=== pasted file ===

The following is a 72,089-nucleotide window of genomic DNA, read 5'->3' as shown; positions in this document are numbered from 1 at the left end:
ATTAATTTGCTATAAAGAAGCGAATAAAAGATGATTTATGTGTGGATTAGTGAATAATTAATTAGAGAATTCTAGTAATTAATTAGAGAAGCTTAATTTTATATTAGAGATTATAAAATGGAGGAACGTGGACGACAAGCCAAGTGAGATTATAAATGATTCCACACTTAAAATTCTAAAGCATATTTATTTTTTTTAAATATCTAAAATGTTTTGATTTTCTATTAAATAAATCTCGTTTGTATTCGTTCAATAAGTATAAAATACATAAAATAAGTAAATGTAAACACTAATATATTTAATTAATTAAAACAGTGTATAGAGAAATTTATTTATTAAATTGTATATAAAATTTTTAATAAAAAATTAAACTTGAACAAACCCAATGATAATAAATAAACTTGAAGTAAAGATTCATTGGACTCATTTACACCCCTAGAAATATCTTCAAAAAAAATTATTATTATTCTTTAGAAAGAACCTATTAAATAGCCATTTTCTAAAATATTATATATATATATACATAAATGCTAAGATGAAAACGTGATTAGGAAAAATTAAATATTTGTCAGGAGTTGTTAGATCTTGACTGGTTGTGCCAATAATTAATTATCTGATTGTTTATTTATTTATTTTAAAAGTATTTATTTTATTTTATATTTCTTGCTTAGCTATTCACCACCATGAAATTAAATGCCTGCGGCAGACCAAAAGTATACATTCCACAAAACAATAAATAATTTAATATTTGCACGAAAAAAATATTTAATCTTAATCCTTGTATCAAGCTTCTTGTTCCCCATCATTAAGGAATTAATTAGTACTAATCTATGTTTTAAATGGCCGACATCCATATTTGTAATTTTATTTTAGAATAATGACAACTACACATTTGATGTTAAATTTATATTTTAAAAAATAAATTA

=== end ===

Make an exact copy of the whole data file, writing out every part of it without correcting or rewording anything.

The following is a 72,089-nucleotide window of genomic DNA, read 5'->3' as shown; positions in this document are numbered from 1 at the left end:
ATTAATTTGCTATAAAGAAGCGAATAAAAGATGATTTATGTGTGGATTAGTGAATAATTAATTAGAGAATTCTAGTAATTAATTAGAGAAGCTTAATTTTATATTAGAGATTATAAAATGGAGGAACGTGGACGACAAGCCAAGTGAGATTATAAATGATTCCACACTTAAAATTCTAAAGCATATTTATTTTTTTTAAATATCTAAAATGTTTTGATTTTCTATTAAATAAATCTCGTTTGTATTCGTTCAATAAGTATAAAATACATAAAATAAGTAAATGTAAACACTAATATATTTAATTAATTAAAACAGTGTATAGAGAAATTTATTTATTAAATTGTATATAAAATTTTTAATAAAAAATTAAACTTGAACAAACCCAATGATAATAAATAAACTTGAAGTAAAGATTCATTGGACTCATTTACACCCCTAGAAATATCTTCAAAAAAAATTATTATTATTCTTTAGAAAGAACCTATTAAATAGCCATTTTCTAAAATATTATATATATATATACATAAATGCTAAGATGAAAACGTGATTAGGAAAAATTAAATATTTGTCAGGAGTTGTTAGATCTTGACTGGTTGTGCCAATAATTAATTATCTGATTGTTTATTTATTTATTTTAAAAGTATTTATTTTATTTTATATTTCTTGCTTAGCTATTCACCACCATGAAATTAAATGCCTGCGGCAGACCAAAAGTATACATTCCACAAAACAATAAATAATTTAATATTTGCACGAAAAAAATATTTAATCTTAATCCTTGTATCAAGCTTCTTGTTCCCCATCATTAAGGAATTAATTAGTACTAATCTATGTTTTAAATGGCCGACATCCATATTTGTAATTTTATTTTAGAATAATGACAACTACACATTTGATGTTAAATTTATATTTTAAAAAATAAATTA